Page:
Already, there are visible cracks in Bouteflika and the ruling elites’ promises. In 2008 and 2011, these elites proposed constitutional amendments that resulted in the strengthening of the individual power of the president. While new language was added to the constitution in 2016, many criticized this as a move by Bouteflika to avoid tangible changes. The amendments prohibited Algerian dual nationals from holding key government positions, added Tamazight to the country’s official languages and “limited” the country’s president to two terms in office (although this limit was soon lifted). There has been little evidence that past constitutional changes in Algeria have done anything other than strengthen the powers of the ruling elite and reinforce the mechanisms of oppression in the country. Considering the shortcomings of these past constitutional reforms—if we can even call them that—it is ludicrous to suggest that the current attempt at reform will be any different from the precedent. Furthermore, it is unlikely that le pouvoir and friends will give up their power quite so willingly.
In the meantime, Algeria’s army has seemingly shifted its allegiance from Bouteflika to the people, a change that some might argue represents a step in the right direction. In his statement on the twenty-sixth, Algerian chief of staff Lt. Gen. Ahmed Gaid Salah declared Bouteflika to be “unfit” for rule, and encouraged the Constitutional Council to enact Article 102 which would remove the president from office. But, before there is a sigh of relief or hopeful remarks, let us remind ourselves what the Algerian military really cares about: maintenance of the status quo.
Throughout Bouteflika’s regime, these military elites have benefitted from seemingly untouchable power and prestige. Now, they’re willing to turn their backs on him, but not because they’ve aligned with the people. Instead, it is because the fight to keep Bouteflika has reached too high a cost, and the elites aren’t willing to sacrifice the system that allows their dominance. By “joining” the people, the military can maintain its power behind the scenes and Bouteflika will be the fall guy. While his removal is significant, what really matters, which we know from the failures in Egypt, is substantive change to the entire corrupt system, perhaps by dismissing several military elites themselves.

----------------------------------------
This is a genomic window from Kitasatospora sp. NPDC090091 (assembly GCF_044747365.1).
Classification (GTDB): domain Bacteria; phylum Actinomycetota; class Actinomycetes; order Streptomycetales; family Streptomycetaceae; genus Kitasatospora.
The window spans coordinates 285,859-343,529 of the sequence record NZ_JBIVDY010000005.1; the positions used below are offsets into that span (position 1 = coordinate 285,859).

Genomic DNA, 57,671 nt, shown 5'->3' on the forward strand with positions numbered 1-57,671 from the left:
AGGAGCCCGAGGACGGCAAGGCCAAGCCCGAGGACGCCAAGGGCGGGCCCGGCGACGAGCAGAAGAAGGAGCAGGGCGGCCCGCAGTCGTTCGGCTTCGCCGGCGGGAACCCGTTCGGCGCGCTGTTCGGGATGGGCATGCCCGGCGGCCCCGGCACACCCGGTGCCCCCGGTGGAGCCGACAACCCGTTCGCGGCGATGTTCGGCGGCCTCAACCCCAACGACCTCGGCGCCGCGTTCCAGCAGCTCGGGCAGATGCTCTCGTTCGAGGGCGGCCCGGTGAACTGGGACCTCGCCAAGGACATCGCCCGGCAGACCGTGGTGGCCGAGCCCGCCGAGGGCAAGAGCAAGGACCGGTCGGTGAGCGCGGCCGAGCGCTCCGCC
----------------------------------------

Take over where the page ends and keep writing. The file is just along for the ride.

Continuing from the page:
But this isn’t necessarily the end for Algerians. There is a pathway to a more open society, but it will take hard work at all levels of society. The opposition needs to strengthen and cooperate in order to run a viable candidate for elections. They need to win the full and real support of the military—a difficult task, given the military’s infatuation with the status quo. The opposition must tread carefully, for if it invokes military intervention, it will bring a swift end to any budding possibility of change. Additionally, as some opposition leaders have begun to understand, it is critical that they don’t lose the support of the non-political youth who began the protests by over-politicizing or polarizing the situation.
The Algerian people must stand together in preventing the regime from delaying the upcoming elections and the necessary, peaceful transition of power. This stalling tactic employed by the regime is simply another way for it to preserve power. This must be stopped. To do so, the April elections must occur, so that work can begin on rebuilding the political, constitutional, and legal systems of Algeria in a way that is democratic, just, and equal.
Democracy may be won by the people, but it is supported and maintained by the institutions. Without legitimate institutional change, Algeria is faced with the unpleasant prospect of becoming another failed revolution.
Katharine Poppe is a research associate for Middle East studies at the Council on Foreign Relations.
Rachel Cook is a student in the Elliott School of International Affairs at George Washington University.